Why the poor wear flashier trainers

The affluent give lectures on frugality while knowing nothing of the misery of deprivation. Plus: Paul Raymond, and obliging stereotypes

Share
Related Topics

One of the most regular horrors of British public life is the spectacle of a politician informing the disadvantaged that he empathises with their plight and would, if called upon, be ready to experience some of their privations himself. The sympathy may be genuine and the principle sound, but somehow these displays of fellow-feeling are nearly always cancelled out by the fact that they come courtesy of well-lunched middle-aged men whose last major domestic inconvenience was the au pair calling in sick.

If there is any consolation in the sight of the Conservative Party chairman, Grant Shapps, proudly declaring that two of his children share a room, or the Work and Pensions Secretary, Iain Duncan Smith, maintaining that he could exist on £53 a week "if I had to", it lies in the awareness that ghoulish assessments of how little it takes to live on have been doing the rounds for decades. Back in the 1930s, for example, a forensic debate took place in the newspapers over the question of whether an unemployed family of three could survive on the 16 shillings (80p) left to them once their rent and heating costs had been deducted.

The last word in this journey was uttered by the writer of a letter to the New Statesman who claimed that he could live on 3s 11½d a week (just under 20p) by way of a menu consisting of wholemeal bread, vegetables, oranges and broken biscuits, with the food eaten raw to save on fuel bills. But when it comes to it, the exact sums quoted in these discussions – from the New Statesman correspondent's 20p to Iain Duncan Smith's £53 – are immaterial: anyone who is absolutely compelled to, and has a reasonable idea of nutrition, can live on practically anything. What such surveys always lose sight of are the psychological currents that run beneath the average bread-line existence.

As George Orwell pointed out three-quarters of a century ago, a millionaire may enjoy breakfasting on orange juice and Ryvita biscuits. A benefits claimant does not. "When you are... underfed, harassed, bored and miserable, you don't want to eat dull wholesome food." This attitude applies to every compartment of life. It used to puzzle me, while supervising the church youth football team, to note that the boys from the poorest homes invariably had the flashiest trainers. But then, as Richard Hoggart once observed, the working classes have been cheerful existentialists for centuries.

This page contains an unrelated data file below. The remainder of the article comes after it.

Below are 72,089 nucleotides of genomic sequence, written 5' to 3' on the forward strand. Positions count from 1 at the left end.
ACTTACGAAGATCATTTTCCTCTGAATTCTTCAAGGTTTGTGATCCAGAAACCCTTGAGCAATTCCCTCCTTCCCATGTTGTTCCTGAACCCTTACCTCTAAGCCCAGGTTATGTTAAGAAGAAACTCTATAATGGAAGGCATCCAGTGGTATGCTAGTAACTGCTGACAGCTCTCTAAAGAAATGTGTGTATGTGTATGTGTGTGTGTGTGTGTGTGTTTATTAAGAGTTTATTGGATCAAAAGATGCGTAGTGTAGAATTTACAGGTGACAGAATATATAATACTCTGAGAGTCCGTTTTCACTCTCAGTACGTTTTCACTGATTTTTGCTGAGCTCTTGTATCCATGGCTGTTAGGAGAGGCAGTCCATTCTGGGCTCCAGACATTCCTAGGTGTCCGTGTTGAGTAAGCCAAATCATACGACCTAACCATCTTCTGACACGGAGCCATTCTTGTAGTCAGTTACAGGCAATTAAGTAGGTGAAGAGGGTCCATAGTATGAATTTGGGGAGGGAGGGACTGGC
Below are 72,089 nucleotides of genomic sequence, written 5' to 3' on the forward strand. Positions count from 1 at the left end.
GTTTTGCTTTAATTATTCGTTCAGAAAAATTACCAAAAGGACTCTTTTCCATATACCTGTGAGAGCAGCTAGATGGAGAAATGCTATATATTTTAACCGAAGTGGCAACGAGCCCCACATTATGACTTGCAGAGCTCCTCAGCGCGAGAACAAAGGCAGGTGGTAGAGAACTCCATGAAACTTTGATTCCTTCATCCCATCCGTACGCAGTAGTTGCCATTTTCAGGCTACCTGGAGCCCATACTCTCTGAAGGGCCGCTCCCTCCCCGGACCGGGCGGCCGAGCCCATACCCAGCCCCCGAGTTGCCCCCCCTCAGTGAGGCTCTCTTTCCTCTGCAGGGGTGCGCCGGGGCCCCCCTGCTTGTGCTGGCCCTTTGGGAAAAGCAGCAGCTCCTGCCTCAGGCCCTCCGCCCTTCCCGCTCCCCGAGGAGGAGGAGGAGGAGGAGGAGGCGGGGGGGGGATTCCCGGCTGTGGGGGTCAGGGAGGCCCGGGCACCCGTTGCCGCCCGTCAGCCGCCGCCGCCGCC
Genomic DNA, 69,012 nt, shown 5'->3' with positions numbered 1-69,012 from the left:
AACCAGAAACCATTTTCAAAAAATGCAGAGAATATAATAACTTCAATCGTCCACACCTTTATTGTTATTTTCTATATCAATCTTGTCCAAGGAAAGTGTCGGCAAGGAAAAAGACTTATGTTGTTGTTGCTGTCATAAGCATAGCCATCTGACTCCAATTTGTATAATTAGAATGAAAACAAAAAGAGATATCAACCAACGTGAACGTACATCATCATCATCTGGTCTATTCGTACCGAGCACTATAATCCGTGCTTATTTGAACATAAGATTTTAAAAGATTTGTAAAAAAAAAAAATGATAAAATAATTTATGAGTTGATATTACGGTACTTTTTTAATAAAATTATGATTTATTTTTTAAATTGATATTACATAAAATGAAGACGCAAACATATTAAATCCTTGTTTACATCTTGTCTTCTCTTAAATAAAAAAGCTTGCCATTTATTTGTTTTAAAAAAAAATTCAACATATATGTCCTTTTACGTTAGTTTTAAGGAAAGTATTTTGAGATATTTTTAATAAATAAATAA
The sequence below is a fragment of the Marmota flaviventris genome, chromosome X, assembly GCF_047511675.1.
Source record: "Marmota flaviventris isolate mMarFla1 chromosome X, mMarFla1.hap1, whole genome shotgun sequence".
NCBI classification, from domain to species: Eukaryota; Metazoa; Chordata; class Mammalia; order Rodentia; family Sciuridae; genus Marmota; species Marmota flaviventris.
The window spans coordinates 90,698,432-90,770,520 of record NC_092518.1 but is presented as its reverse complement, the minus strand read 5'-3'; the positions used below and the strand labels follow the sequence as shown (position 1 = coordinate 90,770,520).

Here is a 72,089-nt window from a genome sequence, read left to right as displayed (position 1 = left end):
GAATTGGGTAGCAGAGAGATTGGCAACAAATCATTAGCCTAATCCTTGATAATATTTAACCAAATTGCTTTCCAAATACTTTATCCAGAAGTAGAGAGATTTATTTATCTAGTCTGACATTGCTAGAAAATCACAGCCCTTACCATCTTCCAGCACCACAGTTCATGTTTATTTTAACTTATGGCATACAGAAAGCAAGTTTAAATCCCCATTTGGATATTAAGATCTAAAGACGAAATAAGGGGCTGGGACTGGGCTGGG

...

To watch a preview of The Look of Love, Michael Winterbottom's forthcoming biopic of the Soho porn baron-cum-property magnate Paul Raymond, as I did last week, was to be reminded of the extraordinary complexity of the stereotyping process. Curiously, everyone in the film seemed to fill an almost figurative role. Raymond – played with tremendous attack by Steve Coogan – is the oldest swinger in town, hoovering up the sherbert and eyeing up the ladeez in a desperate attempt to retain his playboy edge. Fiona Richmond (played by Tamsin Egerton) is the bit of posh who enjoys talking dirty: not to be outdone, the editor of Raymond's magazines peers at the smut from behind a hedge of corkscrew curls and aviator sunglasses.

And yet, a glance at Members Only, Paul Willetts's entertaining biography of Raymond, on which the film is based, reveals that the key participants are almost exactly as portrayed on celluloid. Were they in at the birth of the stereotypes by which they are now represented, or, noting the way in which their lives were shaping, did they grit their teeth and play along? The stereotype's complicity in acting up to and abetting the role assigned to him should never be underestimated. Thus at Oxford University in the early 1980s there was a category of undergraduate known as the "Northern chemist". What was remarkable was the enthusiasm with which potential recruits embraced its caste-marks, grew their hair, listened to Meatloaf on the jukebox and gamely inebriated themselves in the college bar.

The imminent publication of John Crace's Harry's Games: Inside the Mind of Harry Redknapp reinforces this point. My father was doing impersonations of 'Arry 20 years ago ("I mean, well... the lads done great... can't fault their commitment... The boy did good" etc.). Half-manufactured, half-innate, the Redknapp persona – like Paul Raymond's – is an altogether tantalising piece of cultural assemblage.

...

Still with football, amid the continuing fuss about the political affiliations of the incoming Sunderland manager Paolo di Canio, I was hearted to read the article contributed by the West Ham co-proprietor David Sullivan to Thursday's Independent. Mr Sullivan did not mince his words: "Until he provides a clear refutation of his previous position, we'll have to assume he thinks fascism and football can get along together. Not in my book they don't, and Sunderland should not have appointed him manager."